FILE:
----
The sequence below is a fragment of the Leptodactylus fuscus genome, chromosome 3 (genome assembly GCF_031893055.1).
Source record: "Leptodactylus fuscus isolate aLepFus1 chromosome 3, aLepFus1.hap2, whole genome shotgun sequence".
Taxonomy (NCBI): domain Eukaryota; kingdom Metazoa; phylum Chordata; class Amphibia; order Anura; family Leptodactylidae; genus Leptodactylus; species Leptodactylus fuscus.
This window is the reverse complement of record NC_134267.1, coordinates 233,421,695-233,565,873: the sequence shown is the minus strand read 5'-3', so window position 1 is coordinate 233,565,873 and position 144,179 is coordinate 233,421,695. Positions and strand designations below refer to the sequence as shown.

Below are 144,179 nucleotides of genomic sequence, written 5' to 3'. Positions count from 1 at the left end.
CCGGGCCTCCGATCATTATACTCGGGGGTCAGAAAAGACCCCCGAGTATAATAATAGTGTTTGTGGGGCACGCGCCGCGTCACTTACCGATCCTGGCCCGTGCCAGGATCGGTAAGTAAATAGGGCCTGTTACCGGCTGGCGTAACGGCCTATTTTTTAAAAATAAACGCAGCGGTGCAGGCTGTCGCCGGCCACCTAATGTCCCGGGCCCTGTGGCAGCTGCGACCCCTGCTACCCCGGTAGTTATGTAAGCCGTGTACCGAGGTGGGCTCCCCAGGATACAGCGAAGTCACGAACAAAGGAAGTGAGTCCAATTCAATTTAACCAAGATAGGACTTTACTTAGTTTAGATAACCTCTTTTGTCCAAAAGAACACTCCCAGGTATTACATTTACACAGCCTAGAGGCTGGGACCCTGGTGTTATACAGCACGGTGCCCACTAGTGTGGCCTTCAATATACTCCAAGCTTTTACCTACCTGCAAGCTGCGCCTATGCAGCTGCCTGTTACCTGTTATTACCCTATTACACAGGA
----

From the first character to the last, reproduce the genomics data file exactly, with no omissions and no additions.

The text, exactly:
The sequence below is a fragment of the Leptodactylus fuscus genome, chromosome 3 (genome assembly GCF_031893055.1).
Source record: "Leptodactylus fuscus isolate aLepFus1 chromosome 3, aLepFus1.hap2, whole genome shotgun sequence".
Taxonomy (NCBI): domain Eukaryota; kingdom Metazoa; phylum Chordata; class Amphibia; order Anura; family Leptodactylidae; genus Leptodactylus; species Leptodactylus fuscus.
This window is the reverse complement of record NC_134267.1, coordinates 233,421,695-233,565,873: the sequence shown is the minus strand read 5'-3', so window position 1 is coordinate 233,565,873 and position 144,179 is coordinate 233,421,695. Positions and strand designations below refer to the sequence as shown.

Below are 144,179 nucleotides of genomic sequence, written 5' to 3'. Positions count from 1 at the left end.
CCGGGCCTCCGATCATTATACTCGGGGGTCAGAAAAGACCCCCGAGTATAATAATAGTGTTTGTGGGGCACGCGCCGCGTCACTTACCGATCCTGGCCCGTGCCAGGATCGGTAAGTAAATAGGGCCTGTTACCGGCTGGCGTAACGGCCTATTTTTTAAAAATAAACGCAGCGGTGCAGGCTGTCGCCGGCCACCTAATGTCCCGGGCCCTGTGGCAGCTGCGACCCCTGCTACCCCGGTAGTTATGTAAGCCGTGTACCGAGGTGGGCTCCCCAGGATACAGCGAAGTCACGAACAAAGGAAGTGAGTCCAATTCAATTTAACCAAGATAGGACTTTACTTAGTTTAGATAACCTCTTTTGTCCAAAAGAACACTCCCAGGTATTACATTTACACAGCCTAGAGGCTGGGACCCTGGTGTTATACAGCACGGTGCCCACTAGTGTGGCCTTCAATATACTCCAAGCTTTTACCTACCTGCAAGCTGCGCCTATGCAGCTGCCTGTTACCTGTTATTACCCTATTACACAGGA